The Aussies really played both sides of the fence during their gay tourism promo Feb 16 at Yonge-Dundas Square. Held in a big white tent in the middle of Toronto’s biggest designer parking lot, it was billed as a Sydney Foam Party and was obviously targeted at gays, but not so obviously as to put off anyone else who just happened to wander by. When I arrived late Friday night, a gaggle of teenage girls in too-tight jeans was wandering away from the tent, giggling.
“Are you here for the event?” the security guy asked me. Yeah, the event, nudge, nudge, wink, wink. Inside there was a stage, a couple of bars, a foam-filled dancing pen, some National Geographic pictures pinned to white cloth walls and a lot of puzzled-looking gay men wondering what to do next. It was too early (8pm to 11pm) for a real party and there was no way this one was going to sex up, not with so many clean-cut staff in attendance. There were dozens of them, all dressed in black and yellow shirts marked “G-Day Canada.” They looked like squads of anxious bumblebees.
I doubt the Aussies are really any more comfortable with gays than anyone else in the tourism world — the URL for their on-line promo ended with the rather snarky comment, “queen.htm.” Still, you’ve got to give them credit for promoting their country. It’s more than anyone in Toronto seems to be doing.
As far as I can see, the Toronto gay scene is alive and well (if barely) purely and simply because of tourists and immigrants. In the last few months alone, I’ve run into a Persian (his identification not mine), a guy from Kazakhstan (yeah, really, Borat country) and through him a couple of guys from Turkey.
But lord knows how they found their way here. No one seems to be doing much to attract them. You’re nowhere if you’re not on the Internet these days and virtual Toronto is a pretty vague place. Forget about promotion. Even the basic information is missing. If you live here you know where to look; you know the bars and the mags and the websites and it all seems terribly obvious. But if you don’t have local contacts, finding the necessary facts can be difficult.
A few months back I ran into some US tourists in town for business and I asked them how they found their way from their hotel in Vaughan (poor dears) to downtown gaydom.
“Oh, just searched on gay bars Toronto,” they said. Intrigued, I went home and tried the same technique and having tried it I wanted to give them an award for valour. I’m surprised they found Church St, let alone Woody’s.
Search on “gay bars Toronto” and the first thing you get is something called Toronto Pronto run by the Gay Toronto Tourism Guild (Gaytorontotourism.com/barsclubs.htm). It’s really helpful. Among the bars it lists are such graveyard favourites as 5iven [sic], Babylon, Bar 501, Sneakers, Slack Alice, Pope Joan, Trax V, The Toolbox and The Barn. Even when it gets the listings right, the descriptions leave a lot to be desired. “Side-by-side men’s bars (where women are welcome)” doesn’t really catch the gist of Woody’s.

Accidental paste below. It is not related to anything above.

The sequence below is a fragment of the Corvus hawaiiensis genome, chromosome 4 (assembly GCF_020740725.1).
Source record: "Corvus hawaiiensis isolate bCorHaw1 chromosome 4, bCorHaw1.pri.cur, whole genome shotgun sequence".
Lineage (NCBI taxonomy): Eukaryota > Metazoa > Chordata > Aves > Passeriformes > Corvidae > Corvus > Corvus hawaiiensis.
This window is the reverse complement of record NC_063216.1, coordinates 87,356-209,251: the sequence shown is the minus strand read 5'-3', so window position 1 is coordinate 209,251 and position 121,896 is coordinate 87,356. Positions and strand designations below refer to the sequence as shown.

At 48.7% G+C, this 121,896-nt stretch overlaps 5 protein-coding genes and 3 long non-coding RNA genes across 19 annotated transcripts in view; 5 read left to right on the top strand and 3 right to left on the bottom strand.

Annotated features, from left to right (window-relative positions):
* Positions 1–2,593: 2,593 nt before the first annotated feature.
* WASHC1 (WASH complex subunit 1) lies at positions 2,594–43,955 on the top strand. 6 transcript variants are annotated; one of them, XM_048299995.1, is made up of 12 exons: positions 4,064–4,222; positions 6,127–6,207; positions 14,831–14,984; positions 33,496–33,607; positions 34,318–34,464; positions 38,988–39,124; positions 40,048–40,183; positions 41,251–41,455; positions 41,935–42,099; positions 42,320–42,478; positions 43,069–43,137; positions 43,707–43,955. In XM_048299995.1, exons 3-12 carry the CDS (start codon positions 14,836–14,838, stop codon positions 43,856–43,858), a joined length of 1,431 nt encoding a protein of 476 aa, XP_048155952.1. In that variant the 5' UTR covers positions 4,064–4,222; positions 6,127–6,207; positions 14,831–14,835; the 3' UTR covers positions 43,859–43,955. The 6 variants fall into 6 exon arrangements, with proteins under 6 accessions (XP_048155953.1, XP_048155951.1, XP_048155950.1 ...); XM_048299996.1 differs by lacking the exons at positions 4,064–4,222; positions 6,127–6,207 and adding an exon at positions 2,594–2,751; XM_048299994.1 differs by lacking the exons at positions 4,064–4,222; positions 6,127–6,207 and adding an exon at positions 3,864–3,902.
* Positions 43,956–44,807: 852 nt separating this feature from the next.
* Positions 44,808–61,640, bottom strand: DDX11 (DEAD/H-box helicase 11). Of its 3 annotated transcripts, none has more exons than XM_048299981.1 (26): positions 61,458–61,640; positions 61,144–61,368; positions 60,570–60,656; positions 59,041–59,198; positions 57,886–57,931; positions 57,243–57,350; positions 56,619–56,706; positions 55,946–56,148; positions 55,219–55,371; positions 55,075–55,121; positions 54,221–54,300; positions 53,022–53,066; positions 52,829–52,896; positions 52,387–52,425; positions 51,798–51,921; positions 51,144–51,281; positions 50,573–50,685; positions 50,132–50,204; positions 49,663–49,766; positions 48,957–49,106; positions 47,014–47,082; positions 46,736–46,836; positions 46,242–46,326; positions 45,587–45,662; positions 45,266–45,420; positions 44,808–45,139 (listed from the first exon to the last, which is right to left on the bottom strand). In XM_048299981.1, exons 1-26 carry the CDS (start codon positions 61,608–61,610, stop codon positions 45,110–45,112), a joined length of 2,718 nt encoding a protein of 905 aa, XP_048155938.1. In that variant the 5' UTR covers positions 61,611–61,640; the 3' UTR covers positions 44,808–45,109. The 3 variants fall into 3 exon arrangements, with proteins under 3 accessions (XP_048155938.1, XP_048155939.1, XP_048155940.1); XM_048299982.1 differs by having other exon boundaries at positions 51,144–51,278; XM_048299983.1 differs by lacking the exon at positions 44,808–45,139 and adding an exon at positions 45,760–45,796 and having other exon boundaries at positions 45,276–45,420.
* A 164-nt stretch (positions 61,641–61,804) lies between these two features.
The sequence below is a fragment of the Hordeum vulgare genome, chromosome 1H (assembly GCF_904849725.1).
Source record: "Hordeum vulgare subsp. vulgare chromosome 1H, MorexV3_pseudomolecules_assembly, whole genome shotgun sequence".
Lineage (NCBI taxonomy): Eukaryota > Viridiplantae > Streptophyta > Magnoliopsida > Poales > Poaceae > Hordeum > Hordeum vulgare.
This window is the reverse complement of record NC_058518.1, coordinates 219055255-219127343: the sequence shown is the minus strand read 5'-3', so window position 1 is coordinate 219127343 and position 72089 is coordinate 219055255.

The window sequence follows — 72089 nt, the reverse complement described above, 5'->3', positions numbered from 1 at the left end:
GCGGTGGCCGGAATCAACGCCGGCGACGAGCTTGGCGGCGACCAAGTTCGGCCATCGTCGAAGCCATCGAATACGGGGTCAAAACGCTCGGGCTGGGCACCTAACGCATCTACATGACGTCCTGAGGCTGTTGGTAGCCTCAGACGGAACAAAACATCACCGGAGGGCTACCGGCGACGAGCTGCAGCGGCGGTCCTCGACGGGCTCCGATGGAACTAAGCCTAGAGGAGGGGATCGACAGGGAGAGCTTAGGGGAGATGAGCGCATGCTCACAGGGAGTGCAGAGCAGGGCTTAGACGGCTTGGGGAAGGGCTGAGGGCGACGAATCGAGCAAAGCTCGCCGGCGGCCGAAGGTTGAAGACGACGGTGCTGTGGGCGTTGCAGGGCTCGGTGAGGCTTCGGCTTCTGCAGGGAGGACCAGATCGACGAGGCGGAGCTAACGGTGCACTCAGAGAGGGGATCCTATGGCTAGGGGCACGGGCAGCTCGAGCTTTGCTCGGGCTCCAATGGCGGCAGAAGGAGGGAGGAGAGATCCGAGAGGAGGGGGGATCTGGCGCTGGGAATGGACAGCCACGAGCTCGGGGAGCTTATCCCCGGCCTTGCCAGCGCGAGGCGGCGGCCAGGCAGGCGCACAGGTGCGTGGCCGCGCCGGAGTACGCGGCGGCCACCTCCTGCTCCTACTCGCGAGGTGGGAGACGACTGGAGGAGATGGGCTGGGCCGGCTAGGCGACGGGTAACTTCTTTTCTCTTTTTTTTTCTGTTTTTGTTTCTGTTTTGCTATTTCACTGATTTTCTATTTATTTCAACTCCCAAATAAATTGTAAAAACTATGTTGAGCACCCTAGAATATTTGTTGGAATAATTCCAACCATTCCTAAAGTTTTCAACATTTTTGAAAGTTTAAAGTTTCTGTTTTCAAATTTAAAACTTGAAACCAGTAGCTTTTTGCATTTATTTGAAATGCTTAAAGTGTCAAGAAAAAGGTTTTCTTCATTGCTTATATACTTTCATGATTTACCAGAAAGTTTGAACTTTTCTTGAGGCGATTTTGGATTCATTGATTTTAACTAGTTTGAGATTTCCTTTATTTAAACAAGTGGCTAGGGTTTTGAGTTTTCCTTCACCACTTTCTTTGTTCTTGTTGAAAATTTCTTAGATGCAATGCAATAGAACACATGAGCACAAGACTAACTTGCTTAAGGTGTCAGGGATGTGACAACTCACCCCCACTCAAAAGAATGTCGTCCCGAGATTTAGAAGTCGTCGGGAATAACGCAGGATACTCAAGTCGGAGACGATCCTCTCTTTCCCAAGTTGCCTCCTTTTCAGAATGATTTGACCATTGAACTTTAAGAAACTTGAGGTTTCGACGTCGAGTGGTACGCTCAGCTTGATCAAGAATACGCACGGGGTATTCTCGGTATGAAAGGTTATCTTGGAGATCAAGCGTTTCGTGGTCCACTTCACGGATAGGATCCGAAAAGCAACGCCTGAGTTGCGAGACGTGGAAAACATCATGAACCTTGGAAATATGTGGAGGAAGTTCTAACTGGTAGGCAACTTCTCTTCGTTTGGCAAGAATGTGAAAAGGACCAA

Googling “gay sex Toronto” works a little better. In fact the top hit is Xtra.ca and the third is the tourism mag The Guide (published by Pink Triangle Press, which also publishes Xtra). But still no direct hits for the bars, baths or Church St.
Both Fab and Xtra have extensive on-line listings but you’ll need to navigate a few sub-sites to find them. Nor will any of this tell you pertinent details, such as the fact that you’re unlikely to meet anyone anywhere in the city on, say, a cold Tuesday in winter.
Toronto Tourism has taken a lot flack for not promoting homo Toronto but to its credit it has both a rainbow logo and “Proud Toronto” flag right on its main page. Good start. It’s just that the information is a little sketchy. There’s a link to the Toronto International Film Festival but not to Inside Out, links to the Drake and Bar Italia but not to Woody’s. There’s lots on how to get married in Toronto but nothing about how to have sex. There is lots on spas but nothing on saunas. Not a single bathhouse gets mentioned. C’mon, folks, people travel for a lot of reasons but one of them is sex and not to provide tourists with some basic information on local avenues of self-expression is self-defeating. I don’t know how many Americans I’ve directed over the years to Remington’s. The first thing every American seems to want to know is, “Where are the strip clubs?” The second thing is, “Do they take it all off?”
I have no idea why anyone wants to come to Toronto. It’s March and I’m having a hard time convincing myself that I want to be here let alone anyone else. But let’s just assume that they do. Shouldn’t we at least give them the information they’ll need to enjoy their stay? Stuff like who goes to what clubs on which nights and where you can catch a few rays or see a few queer films. This isn’t about altruism. It’s about survival and we owe it to ourselves to do it better.